Dunscombe also believes the Manchester digital scene has much to offer, and fares well compared to London’s pseudo-hip Shoreditch – often cited as the heart of the UK’s digital and entrepreneurial innovation economy but for Dunscombe with too much emphasis on the PR, marketing and digital agency side.
“It’s pretentious, some of it in the extreme. We’re real – this is the north,” she said.
While having a buoyant local economy, digital and otherwise, is beneficial to healthcare and reduces stress on the NHS, Dunscombe said that the biggest challenges for Salford Royal and the NHS was nudging and encouraging citizens to care enough about their own wellbeing.
“What’s our biggest challenge? Our biggest challenge is getting the citizen to self-care to enable wellness,” she said. “The challenge is how do we do that and dovetail in technology with social change.
“It’s the biggest challenge we’ve got. The NHS is not sustainable until everyone who’s walking past these windows starts caring for themselves and interacting with the system to care for themselves.
“There are some interesting pieces there around what the social contract is with the citizen around health and wellness, and how we contract with the citizen to keep themselves well.”
In the absence of the extra £350 million a week funding for the NHS materialising in the near future as promised by those campaigning for the UK to leave the European Union, Dunscombe said that wearables and remote care will play an important part in making the NHS more viable even if the biggest gain to be made is in the general populace taking better care of themselves.
“I think technology could save the NHS,” Dunscombe said. “We use telehealth and we’re going to extend telehealth.
“It’s the prevention of admission, but it doesn’t really change the citizen’s behaviour majorly. It’s more about the economics of the NHS and making it more economically viable with the prevention of admission, reducing infection risk and things like that.”
The former music teacher who is also an advisory board member of KLAS research, a Utah-based healthcare network, Dunscombe is always looking to learn more and become better in her role to aid the people of Salford Royal and beyond. When she sat down with CIO UK Dunscombe had recently completed Certified Healthcare CIO qualification, a programme run by CHIME – the College of Healthcare Information Management Executives – over in the US and the first healthcare industry credential developed by CIOs for CIOs.
As well as this study and accreditation and trips to Utah to engage with KLAS, Dunscombe looks to Europe and beyond to take part in personal fact-finding missions to seek out inspiration and best practice about how healthcare provision can be improved.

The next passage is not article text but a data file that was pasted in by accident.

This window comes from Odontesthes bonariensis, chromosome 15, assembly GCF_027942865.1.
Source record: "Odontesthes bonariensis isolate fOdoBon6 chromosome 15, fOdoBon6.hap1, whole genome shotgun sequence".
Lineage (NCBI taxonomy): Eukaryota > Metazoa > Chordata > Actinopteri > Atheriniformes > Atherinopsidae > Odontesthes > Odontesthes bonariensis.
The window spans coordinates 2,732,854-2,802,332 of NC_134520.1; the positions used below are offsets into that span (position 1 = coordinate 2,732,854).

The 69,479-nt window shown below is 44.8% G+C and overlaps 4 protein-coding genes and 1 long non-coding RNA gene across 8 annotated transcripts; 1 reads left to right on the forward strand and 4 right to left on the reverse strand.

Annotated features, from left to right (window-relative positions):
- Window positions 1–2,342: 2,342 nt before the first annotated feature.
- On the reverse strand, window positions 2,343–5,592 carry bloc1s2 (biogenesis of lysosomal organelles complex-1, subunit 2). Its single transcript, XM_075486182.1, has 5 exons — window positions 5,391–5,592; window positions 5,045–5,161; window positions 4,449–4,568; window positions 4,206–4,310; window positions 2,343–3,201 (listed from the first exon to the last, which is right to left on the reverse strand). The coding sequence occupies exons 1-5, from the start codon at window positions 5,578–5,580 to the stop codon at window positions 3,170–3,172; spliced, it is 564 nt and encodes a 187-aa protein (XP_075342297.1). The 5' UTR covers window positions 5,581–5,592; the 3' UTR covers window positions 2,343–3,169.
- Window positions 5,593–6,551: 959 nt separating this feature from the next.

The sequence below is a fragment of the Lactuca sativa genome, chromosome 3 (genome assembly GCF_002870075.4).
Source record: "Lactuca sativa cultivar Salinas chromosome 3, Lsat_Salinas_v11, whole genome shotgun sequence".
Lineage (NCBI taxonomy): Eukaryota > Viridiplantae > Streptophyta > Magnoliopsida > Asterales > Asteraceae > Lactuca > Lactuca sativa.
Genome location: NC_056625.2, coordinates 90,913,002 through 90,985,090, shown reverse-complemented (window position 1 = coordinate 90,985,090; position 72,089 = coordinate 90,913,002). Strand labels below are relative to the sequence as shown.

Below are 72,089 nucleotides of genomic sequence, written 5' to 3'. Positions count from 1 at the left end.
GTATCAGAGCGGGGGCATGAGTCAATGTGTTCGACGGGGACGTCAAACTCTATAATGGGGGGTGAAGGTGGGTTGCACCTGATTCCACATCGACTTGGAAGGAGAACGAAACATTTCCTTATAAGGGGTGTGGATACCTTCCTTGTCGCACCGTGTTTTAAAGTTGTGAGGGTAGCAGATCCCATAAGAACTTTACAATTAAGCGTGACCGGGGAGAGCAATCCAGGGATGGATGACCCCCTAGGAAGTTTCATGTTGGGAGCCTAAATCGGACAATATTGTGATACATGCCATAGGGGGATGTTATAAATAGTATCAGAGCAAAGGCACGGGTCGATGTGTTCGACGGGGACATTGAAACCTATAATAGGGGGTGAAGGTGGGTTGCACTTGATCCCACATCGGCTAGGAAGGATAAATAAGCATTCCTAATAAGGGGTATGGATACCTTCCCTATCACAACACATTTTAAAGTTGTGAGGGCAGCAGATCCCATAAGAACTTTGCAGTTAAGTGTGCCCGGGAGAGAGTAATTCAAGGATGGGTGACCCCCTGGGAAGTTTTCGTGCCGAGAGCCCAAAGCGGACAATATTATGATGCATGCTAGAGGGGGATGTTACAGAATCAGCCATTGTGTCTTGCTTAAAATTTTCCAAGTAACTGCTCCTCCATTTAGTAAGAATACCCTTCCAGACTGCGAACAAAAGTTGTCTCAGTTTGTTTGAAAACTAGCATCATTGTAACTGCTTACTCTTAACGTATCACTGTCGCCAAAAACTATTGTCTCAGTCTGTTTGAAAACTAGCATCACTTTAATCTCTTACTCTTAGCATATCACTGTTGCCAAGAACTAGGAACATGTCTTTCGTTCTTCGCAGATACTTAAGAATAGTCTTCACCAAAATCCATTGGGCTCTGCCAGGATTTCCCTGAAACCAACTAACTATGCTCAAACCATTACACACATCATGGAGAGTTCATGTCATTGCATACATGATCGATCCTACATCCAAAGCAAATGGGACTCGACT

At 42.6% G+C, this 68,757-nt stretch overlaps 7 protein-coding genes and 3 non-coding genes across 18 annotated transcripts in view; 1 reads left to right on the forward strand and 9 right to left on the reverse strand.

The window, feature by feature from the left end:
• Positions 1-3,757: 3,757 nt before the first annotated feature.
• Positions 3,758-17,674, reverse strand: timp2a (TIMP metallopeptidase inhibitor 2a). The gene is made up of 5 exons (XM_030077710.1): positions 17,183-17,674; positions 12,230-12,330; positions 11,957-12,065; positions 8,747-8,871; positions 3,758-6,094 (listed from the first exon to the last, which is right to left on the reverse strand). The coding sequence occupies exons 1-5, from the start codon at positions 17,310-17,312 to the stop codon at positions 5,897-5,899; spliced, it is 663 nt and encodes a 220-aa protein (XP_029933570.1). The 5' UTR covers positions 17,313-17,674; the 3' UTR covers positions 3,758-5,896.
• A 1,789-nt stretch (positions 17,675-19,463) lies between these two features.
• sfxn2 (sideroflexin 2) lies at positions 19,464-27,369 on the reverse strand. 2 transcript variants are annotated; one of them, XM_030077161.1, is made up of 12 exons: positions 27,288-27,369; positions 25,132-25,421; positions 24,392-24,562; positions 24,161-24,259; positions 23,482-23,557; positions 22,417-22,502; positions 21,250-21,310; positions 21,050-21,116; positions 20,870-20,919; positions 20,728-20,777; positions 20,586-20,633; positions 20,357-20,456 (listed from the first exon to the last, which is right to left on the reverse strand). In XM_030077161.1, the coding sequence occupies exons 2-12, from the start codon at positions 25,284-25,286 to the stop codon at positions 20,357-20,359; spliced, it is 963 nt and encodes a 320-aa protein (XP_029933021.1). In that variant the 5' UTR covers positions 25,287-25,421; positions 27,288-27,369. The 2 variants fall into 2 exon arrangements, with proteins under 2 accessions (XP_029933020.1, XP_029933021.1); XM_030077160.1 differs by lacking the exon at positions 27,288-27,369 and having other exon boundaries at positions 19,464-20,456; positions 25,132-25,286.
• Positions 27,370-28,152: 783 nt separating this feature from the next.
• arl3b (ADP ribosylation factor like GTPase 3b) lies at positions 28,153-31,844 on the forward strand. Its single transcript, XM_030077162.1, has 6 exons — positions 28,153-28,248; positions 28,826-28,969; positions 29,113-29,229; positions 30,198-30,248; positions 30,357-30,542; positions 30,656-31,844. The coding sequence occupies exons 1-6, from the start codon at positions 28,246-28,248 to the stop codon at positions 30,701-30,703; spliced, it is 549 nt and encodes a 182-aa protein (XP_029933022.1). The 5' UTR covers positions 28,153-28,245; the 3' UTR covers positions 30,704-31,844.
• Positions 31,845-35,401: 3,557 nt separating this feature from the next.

Even on holiday or family trips, Dunscombe explains she will steal the opportunity to make a connection where one does not already exist in order to learn more about CIOs in the health sector all over the world.
Austria was next on the list, while praise was reserved for Slovenia and Estonia as countries at the leading edge.
“Slovenia is amazing, one of the best, and Tallinn in Estonia is the most digital city in Europe,” she said. “They just blow us away, and in Ljubljana they have done some great stuff.”
Perhaps related to the stint teaching music, Dunscombe sees the new CIO role as one not dissimilar to that of an orchestrator and conductor.
“I’m a curator,” she said. “You get the right people in the room, so you curate that group, and you facilitate that group.
“That’s what the CIO job is about. Most of my time is getting the right people in the room, persuading them they need to be there, and then guiding that conversation to a positive outcome.”
This applies as much internally in a hospital and occasionally political environment as it does when working with key technology and IT suppliers to support Salford Royal. While the CIO role has evolved to take on these new skills, on the vendor side some are responding better than others to the new ways of working.
A supporter of digital organisations in Manchester, Dunscombe is keen to make sure a quarter of digital spending goes to local companies, a figure which is possibly helped by a lack of change and flexibility among some of the traditional big IT vendors.
“Some of them are doing a great job of partnering with us, others are still telling us what to do,” Dunscombe said. “Regardless of size, I’m happy to work with anyone as long as they’re a good partner.
“That is back to open and honest dialogue. Actually we’ve got part of the answer, they’ve got part of the answer and it is about creating something together.”
As well as the digital and traditional IT space, Dunscombe has set up a healthcare UX lab at Salford Royal and is excited by emerging technologies, particularly artificial intelligence and deep learning, and the opportunities they will provide.
The CIO said that she thought IBM supercomputer Watson’s time “is yet to come” and that her organisation was in some discussions with Google and DeepMind which she found “really exciting”.
Despite her belief that “technology could save the NHS”, it’s the team behind the CIO at Salford Royal that Dunscombe sees as one of the biggest factors in trying to transform the hospital and help it to becoming named most digitally mature health organisation in the NHS.
NHS Digital and Rachel Dunscombe, Salford Royal CIO, at a CIO UK event at Old Trafford in October 2016
Dunscombe lavishes praise on her CTO who has “every qualification under the book”, has been winning gongs for technology projects and “is an award-winning cake maker”, her Deputy CIO, director of informatics and business intelligence lead Emma Birchall – as well as a Citrix genius who happens to play in the official Thin Lizzy tribute band – as examples of those helping drive transformation at Salford Royal.
The current focus therefore is to drive forward the changes in digital health at Salford Royal Group, leading the way with its new status and grant from NHS England to help other organisations improve supported by digital technology.
“There is so much stuff happening – at Salford Royal there is more going on that you can ever imagine,” she said. “It’s utterly brilliant and utterly stimulating, and some world leading stuff is coming out.”